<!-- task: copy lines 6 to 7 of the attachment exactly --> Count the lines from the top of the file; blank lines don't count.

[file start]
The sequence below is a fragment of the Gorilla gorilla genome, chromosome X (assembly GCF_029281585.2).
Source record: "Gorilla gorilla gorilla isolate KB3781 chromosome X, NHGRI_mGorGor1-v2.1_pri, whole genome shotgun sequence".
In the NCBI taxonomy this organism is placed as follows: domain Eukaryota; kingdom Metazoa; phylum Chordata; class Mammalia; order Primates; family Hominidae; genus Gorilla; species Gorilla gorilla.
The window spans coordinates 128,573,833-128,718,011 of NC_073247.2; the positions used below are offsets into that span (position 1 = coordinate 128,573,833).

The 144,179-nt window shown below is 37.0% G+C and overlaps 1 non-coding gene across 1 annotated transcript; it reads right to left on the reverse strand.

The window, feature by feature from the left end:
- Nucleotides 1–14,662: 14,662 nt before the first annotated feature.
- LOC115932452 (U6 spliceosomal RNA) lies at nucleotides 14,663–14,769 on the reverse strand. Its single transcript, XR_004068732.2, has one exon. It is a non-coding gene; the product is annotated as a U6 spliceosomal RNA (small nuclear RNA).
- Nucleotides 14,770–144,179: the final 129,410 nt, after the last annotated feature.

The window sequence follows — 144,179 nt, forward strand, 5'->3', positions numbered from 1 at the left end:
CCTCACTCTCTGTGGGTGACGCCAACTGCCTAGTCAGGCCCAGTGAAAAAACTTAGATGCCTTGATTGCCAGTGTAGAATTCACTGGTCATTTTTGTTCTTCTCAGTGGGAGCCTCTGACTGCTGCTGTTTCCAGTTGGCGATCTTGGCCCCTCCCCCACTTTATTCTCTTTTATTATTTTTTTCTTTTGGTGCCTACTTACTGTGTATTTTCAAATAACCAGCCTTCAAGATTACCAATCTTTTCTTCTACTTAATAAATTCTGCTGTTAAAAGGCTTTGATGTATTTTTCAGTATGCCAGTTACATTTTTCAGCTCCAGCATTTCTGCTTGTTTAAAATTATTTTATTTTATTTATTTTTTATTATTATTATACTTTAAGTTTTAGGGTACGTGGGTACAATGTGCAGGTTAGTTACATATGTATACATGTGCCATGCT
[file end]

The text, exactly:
The window, feature by feature from the left end:
- Nucleotides 1–14,662: 14,662 nt before the first annotated feature.